By differentiating, the gradient of the quadratic relation is obtained: By forcing discrete-time model updates in the direction of the gradient, the system identification error (e) is minimized (steepest descent methodology). A model update parameter ({overscore (μ)}) is employed to generate the identified model update. The model update parameter ({overscore (μ)}) affects stability and convergence time of the system identification. The model update parameter ({overscore (μ)}) is dependent on the excitation of the system (du) and is defined as: The user defined adaptation constant (μ) is typically chosen small, for example between 0.0 and 1.0. The normalization parameter (ε) alleviates numerical difficulties when the model update parameter ({overscore (μ)}) is small and chosen based on expected minimum levels of the control signal. Normalization reduces noises and unknown system dynamics that occur during high amplitude excitation which can affect the model update parameter ({overscore (μ)}). The identified model update (Φ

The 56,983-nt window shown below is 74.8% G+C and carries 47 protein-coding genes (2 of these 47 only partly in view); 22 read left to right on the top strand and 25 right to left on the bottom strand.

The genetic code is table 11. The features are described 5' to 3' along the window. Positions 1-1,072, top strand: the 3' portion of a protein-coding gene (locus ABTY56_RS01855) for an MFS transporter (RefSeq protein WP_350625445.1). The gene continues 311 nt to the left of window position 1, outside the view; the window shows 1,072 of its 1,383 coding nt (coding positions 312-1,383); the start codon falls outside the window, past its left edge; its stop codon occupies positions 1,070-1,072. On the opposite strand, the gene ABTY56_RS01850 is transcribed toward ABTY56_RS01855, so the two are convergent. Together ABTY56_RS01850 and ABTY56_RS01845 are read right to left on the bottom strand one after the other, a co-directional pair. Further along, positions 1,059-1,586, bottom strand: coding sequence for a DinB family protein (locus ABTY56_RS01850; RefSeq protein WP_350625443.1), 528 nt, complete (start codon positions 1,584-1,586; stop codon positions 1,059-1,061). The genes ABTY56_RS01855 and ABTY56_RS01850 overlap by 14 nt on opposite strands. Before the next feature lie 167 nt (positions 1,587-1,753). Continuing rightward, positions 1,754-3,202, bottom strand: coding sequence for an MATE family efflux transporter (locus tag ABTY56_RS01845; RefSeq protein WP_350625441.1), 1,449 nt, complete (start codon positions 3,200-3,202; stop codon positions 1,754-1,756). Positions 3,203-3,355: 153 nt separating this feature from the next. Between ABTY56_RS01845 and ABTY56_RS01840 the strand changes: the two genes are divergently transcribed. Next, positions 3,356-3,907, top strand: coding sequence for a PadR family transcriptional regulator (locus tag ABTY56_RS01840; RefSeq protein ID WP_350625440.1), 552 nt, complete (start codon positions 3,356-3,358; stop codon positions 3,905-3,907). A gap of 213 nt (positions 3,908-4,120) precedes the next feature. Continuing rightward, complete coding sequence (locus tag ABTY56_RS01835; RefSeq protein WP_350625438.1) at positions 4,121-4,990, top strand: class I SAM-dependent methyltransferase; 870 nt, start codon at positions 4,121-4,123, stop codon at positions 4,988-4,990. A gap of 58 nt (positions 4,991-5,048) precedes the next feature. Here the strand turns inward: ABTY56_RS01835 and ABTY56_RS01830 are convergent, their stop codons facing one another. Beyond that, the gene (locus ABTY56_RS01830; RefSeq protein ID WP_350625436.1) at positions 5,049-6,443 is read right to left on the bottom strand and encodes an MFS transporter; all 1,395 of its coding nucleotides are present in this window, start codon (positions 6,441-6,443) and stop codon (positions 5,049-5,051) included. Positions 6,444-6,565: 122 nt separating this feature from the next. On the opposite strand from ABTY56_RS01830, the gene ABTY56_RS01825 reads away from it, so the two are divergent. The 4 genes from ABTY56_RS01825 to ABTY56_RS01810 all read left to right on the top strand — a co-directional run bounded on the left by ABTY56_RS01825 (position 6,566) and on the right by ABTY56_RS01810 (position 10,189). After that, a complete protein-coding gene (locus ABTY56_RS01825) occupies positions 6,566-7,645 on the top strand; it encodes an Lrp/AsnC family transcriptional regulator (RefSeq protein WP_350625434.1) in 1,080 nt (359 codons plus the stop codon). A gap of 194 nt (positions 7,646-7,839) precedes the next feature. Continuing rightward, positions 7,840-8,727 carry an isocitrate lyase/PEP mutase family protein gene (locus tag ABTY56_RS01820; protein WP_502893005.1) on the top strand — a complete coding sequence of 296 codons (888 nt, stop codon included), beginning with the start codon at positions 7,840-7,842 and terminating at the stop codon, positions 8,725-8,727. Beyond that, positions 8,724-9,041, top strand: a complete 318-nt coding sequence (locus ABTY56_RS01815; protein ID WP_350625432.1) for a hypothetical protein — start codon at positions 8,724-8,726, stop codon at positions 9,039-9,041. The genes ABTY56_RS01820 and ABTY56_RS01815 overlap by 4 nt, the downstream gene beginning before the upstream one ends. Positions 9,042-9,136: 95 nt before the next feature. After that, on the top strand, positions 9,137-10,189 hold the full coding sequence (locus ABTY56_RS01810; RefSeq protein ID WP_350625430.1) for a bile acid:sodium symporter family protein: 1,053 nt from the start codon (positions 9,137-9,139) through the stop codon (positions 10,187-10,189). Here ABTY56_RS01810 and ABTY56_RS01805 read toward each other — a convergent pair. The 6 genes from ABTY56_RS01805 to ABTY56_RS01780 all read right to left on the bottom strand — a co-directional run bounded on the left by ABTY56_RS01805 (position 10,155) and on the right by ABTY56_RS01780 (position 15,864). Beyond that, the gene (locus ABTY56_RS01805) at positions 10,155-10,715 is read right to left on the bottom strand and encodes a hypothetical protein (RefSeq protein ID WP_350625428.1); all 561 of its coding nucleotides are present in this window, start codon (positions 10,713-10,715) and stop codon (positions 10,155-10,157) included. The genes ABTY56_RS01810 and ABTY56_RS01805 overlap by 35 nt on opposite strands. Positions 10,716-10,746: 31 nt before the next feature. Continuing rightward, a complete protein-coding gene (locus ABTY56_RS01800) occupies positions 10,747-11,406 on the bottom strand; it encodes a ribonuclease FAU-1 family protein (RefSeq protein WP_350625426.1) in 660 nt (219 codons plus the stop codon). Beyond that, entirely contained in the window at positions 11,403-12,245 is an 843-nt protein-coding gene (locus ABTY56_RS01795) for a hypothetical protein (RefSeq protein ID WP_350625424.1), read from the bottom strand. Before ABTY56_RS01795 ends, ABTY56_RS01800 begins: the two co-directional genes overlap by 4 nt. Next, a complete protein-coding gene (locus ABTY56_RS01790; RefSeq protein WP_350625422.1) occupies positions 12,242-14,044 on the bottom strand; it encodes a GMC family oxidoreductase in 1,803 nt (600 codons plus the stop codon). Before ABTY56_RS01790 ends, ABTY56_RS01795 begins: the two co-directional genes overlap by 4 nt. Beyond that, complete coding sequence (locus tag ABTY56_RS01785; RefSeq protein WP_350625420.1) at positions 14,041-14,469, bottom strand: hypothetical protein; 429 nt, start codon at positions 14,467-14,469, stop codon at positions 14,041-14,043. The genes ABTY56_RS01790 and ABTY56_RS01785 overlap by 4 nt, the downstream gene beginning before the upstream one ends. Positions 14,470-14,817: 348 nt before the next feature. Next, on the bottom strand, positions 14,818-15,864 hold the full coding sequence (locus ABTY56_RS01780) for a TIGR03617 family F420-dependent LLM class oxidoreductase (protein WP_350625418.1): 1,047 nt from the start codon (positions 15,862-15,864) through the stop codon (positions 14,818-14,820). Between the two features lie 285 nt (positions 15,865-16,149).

where k is a point in time. That is, the update model (Φk+1) is the sum of the current system model (Φ After identification of the response to an input, the optimal adaptive control update to the input (du) to the system
In the quadratic cost function, q and σ are user defined compensation weights and z is the implied system performance parameter of the vapor compression system The system performance parameter (z) is defined as:
In the system performance parameter equation, z By solving for the extremum of the quadratic cost function J(u), the optimal adaptive control update is obtained: By employing the identified model update Φ In a second example, shown in FIG. 4, the coefficient of performance of the system The approach begins with a sinusoidal excitation of the system
where u′ is the signal input to the system The system response to the sinusoidal excitation (u′) is: